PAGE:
Blu-ray reading/writing software

Discussion in 'iMac' started by axisD, Jun 19, 2013.

  1. axisD macrumors newbie

    Joined:
    Sep 21, 2012
    #1
    Hey again everyone. I just recently bought this blu ray writer

    http://www.amazon.com/Samsung-SE-50...dp_top_cm_cr_acr_txt?ie=UTF8&showViewpoints=1

    I should've done a little research first because a lot of the reviews there point out that its compatible with macs, but the software that it comes with is not. So that being said, I dont necesariliy want to send it back, but I wanted to know if you know of any free blu ray reading and writing programs that I could use. I dont want to download anything sketchy that'll slow down my imac, but if you guys have any recommendations, that'll fix this issue, thanks!
     
  2. cgguy macrumors newbie

    Joined:
    Apr 29, 2010
    #2
    Bootcamp

    It depends on what you want to do, but Bluray support on macs is minimal to none. Your best bet is Bootcamp if you want to play protected discs. There are no real commercial players on OSX. There is VLC for unprotected Bluray discs, and not to knock the guys that work on it but I find VLC's video quality just OK. I would stay away from the "Bluray" players for OSX that you see -- AFAIK they are just bad rehashes of open source stuff and won't do better than VLC.

    If you want to author or back up to Blurays, you should be able to use most commercial burning/authoring SW. But that doesn't sound like what you want from your question.

    OSX is just not friendly to Bluray from a playback standpoint, take this from someone who has had blurays in his mac for at least 7 years. Your choices are Bootcamp, ripping (I won't go into this), or getting a stand alone BD player. I use a standalone BD player because I got tired of Bootcamp.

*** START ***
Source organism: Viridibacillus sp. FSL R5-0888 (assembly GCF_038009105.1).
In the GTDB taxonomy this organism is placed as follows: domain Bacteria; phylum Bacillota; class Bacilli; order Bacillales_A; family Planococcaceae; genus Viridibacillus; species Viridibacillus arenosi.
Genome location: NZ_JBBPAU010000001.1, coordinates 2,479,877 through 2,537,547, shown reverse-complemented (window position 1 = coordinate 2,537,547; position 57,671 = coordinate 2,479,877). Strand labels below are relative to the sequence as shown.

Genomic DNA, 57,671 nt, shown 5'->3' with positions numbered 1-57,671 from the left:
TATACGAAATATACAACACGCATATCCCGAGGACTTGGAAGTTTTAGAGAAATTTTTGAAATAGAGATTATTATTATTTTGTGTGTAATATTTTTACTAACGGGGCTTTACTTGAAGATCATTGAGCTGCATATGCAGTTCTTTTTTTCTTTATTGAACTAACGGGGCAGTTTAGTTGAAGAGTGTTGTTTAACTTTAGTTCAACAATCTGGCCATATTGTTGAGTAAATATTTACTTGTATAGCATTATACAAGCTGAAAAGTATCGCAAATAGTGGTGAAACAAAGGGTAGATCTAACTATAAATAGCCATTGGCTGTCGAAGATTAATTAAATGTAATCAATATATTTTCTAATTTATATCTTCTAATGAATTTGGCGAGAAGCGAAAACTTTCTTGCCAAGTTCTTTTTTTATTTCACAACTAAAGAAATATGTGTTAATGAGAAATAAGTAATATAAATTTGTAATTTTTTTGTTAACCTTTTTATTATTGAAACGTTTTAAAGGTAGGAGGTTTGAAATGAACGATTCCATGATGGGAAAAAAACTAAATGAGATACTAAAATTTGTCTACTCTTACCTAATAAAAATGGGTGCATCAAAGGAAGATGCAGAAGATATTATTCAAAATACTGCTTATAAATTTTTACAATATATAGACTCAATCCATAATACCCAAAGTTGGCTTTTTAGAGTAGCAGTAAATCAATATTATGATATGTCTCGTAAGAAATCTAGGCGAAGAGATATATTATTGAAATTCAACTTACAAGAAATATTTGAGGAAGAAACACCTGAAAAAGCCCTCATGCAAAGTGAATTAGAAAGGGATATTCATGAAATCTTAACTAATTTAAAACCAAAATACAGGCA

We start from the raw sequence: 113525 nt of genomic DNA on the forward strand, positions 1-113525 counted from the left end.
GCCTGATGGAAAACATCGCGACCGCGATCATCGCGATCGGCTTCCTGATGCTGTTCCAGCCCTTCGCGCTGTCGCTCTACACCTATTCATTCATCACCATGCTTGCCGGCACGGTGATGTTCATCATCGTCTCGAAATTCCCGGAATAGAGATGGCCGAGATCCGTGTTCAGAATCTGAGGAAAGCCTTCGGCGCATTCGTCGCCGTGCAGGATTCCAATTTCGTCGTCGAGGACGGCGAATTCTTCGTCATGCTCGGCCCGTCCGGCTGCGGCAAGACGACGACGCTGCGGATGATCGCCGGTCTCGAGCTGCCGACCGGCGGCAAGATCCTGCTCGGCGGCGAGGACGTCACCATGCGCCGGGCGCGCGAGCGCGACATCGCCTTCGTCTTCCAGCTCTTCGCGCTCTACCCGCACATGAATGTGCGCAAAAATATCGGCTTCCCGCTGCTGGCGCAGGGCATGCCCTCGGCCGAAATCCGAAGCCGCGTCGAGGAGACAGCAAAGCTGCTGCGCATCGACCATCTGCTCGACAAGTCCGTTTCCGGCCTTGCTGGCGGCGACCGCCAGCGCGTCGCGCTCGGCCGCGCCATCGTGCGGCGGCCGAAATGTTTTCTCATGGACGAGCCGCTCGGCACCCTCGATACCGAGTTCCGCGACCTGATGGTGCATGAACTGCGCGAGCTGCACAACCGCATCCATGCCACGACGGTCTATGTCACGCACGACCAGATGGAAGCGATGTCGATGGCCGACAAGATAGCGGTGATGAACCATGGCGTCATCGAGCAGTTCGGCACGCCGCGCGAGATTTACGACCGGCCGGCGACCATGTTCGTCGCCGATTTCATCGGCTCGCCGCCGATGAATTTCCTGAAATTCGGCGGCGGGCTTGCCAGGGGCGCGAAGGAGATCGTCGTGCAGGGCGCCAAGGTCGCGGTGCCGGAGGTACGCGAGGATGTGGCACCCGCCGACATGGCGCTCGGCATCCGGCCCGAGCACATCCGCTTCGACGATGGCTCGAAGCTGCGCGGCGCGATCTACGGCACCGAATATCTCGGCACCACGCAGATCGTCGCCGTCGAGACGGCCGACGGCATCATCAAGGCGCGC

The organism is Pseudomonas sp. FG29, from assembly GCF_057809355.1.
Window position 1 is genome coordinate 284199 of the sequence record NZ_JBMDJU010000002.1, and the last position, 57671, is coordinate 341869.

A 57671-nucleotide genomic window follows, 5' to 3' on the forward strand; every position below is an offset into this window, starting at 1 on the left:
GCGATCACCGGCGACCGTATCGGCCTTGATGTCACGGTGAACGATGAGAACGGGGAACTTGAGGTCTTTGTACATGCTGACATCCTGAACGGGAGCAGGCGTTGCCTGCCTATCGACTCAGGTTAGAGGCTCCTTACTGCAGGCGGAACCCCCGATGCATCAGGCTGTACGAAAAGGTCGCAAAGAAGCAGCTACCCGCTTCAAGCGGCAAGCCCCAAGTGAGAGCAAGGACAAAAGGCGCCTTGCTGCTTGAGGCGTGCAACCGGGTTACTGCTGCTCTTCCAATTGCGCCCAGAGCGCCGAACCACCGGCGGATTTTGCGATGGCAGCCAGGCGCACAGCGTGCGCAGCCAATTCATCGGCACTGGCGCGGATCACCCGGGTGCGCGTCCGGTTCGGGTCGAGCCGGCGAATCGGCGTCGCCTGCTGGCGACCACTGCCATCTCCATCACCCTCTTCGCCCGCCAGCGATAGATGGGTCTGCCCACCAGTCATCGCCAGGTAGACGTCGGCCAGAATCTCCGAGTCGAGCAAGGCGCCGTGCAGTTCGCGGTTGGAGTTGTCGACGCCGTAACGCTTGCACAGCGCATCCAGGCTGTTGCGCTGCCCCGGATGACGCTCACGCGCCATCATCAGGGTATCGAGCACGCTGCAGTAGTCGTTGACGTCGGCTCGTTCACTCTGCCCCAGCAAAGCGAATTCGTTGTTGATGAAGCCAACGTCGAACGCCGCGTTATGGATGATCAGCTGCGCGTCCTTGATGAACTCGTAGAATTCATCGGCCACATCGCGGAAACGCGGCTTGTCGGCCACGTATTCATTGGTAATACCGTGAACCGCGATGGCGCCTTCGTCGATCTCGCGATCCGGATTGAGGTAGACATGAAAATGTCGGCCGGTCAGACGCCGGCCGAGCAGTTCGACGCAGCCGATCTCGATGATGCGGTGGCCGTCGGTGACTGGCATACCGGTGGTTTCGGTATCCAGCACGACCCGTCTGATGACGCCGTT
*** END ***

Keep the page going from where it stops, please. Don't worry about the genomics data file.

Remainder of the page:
I might suggest you return the drive if possible.
     
  3. KaraH macrumors 6502

    Joined:
    Nov 12, 2012
    Location:
    DC
    #3
    OSX will mount blu-rays just fine, playing with them does not work in OSX though so you need to resort to third party software.

    For writing toast is the best program so far as unfortunately iDVD only works with, well, DVDs. At the moment you need to buy a blu-ray plugin for toast but if it does not come with your package you can get it off their site for like 30 bucks.

    For reading the best option is called Blu-ray Player. It will not give you the menus but you have access to everything else. Be warned support is minimal but it works for me so I have never needed to contact them. It is in the under 50 dollar category.

    OWC has a quick guide to using blu-rays with macs on their site. It goes into a bit more details than that but those are the programs.

    http://blog.macsales.com/10779-blu-ray-and-macs-with-owc-yes

    http://blog.macsales.com/12010-play-blu-ray-movies-on-your-mac-without-converting-them-first

    http://eshop.macsales.com/articles/howto-burn-bluray-toast
     
  4. axisD thread starter macrumors newbie

    Joined:
    Sep 21, 2012
    #4
    ok, so I just looked up Bootcamp and all I could find was some kind of windows 7 emulation stuff. is that what you're talking about? installing windows and then playing blue ray from that? or was there something else?

    also, KaraH...the best option is just called "blueray player "? how do I find that?

    btw I am looking to author blu rays also. from my adobe premiere projects.
     
  5. KaraH macrumors 6502

    Joined:
    Nov 12, 2012
    Location:
    DC
    #5
  6. GermanyChris macrumors 601

    GermanyChris

    Joined:
    Jul 3, 2011
    Location:
    Here
    #6
    There is no native support for BluRay in Windows either.

    Watch a BluRay movie: Mac BluRay player
    Rip a protected BluRay: PavTube (or any of it's kind just pick your interface)
    Burn a BluRay: Toast 10 and up
     
  7. axisD thread starter macrumors newbie

    Joined:
    Sep 21, 2012
    #7
    arghh. this is my first mac, some things are more of a pain than I expected. Thanks for the replies though guys.

    One more question. I read somewhere that mac bluray player needs to be connected to the internet to authenticate the disc that it's playing. So if I author my own blu ray disks, with toast or something else, will I not be able to watch that through mac blu ray player?
     
  8. GermanyChris macrumors 601

    GermanyChris